Aug. 16--There's still plenty of momentum in Hawaii's visitor industry, just not as much as Hawaii Tourism Authority officials originally thought.
HTA, which manages the state government's tourism budget and sets tourism policy, had always expected 2014 would be weaker than the so-far record-setting 2013, and on Thursday the HTA downgraded its expectations further after hearing that the Japanese market this year is not performing as strongly as was once anticipated.
HTA now says 8.753 million visitors is a more appropriate 2014 goal. The new arrivals target is slightly lower than the original 2014 target of 8.754 million; however, it represents a 3.2 percent increase over the 2013 arrivals goal. The board also set a goal of increasing visitor spending in 2014 to $16.1 billion. While the new spending goal is about 3.1 percent lower than the previous 2014 expectation of $16.6 billion, it represents a 5.1 percent increase over the 2013 spending goal.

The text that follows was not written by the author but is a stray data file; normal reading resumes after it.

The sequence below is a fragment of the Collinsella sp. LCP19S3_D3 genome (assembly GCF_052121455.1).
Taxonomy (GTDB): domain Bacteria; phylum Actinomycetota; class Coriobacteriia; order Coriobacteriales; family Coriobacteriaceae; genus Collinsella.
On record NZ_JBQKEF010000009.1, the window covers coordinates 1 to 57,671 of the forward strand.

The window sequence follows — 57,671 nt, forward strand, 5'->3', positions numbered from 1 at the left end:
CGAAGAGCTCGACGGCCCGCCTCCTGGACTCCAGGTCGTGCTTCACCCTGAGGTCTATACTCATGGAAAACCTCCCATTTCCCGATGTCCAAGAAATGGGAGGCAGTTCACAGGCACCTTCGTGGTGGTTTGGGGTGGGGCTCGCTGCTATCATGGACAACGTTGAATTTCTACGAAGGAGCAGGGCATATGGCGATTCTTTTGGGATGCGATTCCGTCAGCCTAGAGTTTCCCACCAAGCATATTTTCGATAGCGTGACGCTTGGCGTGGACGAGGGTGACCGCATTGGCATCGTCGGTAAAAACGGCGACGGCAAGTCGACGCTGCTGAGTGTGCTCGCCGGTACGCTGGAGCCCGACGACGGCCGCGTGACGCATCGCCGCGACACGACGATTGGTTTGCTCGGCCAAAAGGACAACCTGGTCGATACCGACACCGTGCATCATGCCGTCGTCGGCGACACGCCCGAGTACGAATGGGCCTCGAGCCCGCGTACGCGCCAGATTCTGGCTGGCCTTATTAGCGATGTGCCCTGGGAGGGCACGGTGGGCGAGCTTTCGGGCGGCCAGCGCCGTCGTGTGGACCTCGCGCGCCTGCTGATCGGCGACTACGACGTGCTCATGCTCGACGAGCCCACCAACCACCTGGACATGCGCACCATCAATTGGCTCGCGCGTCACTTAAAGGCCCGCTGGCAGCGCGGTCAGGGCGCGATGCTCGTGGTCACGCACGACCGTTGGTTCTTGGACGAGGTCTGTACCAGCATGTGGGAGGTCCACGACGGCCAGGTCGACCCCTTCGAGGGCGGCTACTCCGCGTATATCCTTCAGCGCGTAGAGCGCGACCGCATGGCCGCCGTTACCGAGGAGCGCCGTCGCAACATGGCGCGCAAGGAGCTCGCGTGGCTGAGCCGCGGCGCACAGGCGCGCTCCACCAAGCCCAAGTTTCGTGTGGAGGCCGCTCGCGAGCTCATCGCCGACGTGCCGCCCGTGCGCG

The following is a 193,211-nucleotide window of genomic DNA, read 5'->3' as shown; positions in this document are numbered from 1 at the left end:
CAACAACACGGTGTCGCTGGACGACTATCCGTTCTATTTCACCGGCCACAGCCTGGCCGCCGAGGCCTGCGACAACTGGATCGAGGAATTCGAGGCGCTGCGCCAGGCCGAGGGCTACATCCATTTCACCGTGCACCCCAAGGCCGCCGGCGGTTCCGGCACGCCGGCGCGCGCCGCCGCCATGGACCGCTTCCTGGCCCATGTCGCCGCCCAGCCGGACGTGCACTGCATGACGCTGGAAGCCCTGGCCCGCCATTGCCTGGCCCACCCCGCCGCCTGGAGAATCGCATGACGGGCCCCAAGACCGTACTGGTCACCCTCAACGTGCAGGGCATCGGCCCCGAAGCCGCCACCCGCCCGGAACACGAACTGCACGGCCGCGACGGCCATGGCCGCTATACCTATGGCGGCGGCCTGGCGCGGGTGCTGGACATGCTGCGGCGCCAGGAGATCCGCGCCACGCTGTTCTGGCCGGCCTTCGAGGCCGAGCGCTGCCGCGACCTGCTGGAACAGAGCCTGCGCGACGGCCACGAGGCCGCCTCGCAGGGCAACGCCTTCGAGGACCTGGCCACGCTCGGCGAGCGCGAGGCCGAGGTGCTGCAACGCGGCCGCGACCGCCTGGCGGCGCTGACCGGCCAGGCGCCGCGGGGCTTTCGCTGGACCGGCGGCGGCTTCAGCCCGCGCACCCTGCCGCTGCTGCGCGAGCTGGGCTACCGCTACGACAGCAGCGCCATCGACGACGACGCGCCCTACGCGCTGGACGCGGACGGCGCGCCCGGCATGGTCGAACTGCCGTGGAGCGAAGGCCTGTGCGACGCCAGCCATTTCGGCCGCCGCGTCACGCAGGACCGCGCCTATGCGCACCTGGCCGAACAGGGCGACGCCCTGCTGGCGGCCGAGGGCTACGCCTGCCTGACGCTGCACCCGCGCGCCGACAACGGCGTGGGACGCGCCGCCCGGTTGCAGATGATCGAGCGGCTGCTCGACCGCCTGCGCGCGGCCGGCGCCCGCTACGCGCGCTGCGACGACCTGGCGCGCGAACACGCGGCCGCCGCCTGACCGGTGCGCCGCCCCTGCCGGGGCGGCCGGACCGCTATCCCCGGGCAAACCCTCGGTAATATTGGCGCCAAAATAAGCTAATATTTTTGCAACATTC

The board's goal for per-person-per-day spending in 2014 is $202.57, which is 2.6 percent higher than its 2013 goal. In keeping with current trends, the board also reduced length of stay, the measure of how long a visitor stays in Hawaii, to 9.08 days, which is 0.7 percent lower its their goal for this year.
High prices lead some visitors to shorten their stays, said David Uchiyama, HTA vice president for brand management.
Uchiyama said next year's target revisions are based on the fact that Japan goals were aggressive so that the market would stay on track to meet a pledge to return Hawaii's largest international market to 2 million arrivals by 2016 that was outlined in a memorandum of understanding between the HTA and the Japan Association of Travel Agents.
"The pace for Japan was magnified more because we were trying to stay on track for the MOU," Uchiyama said.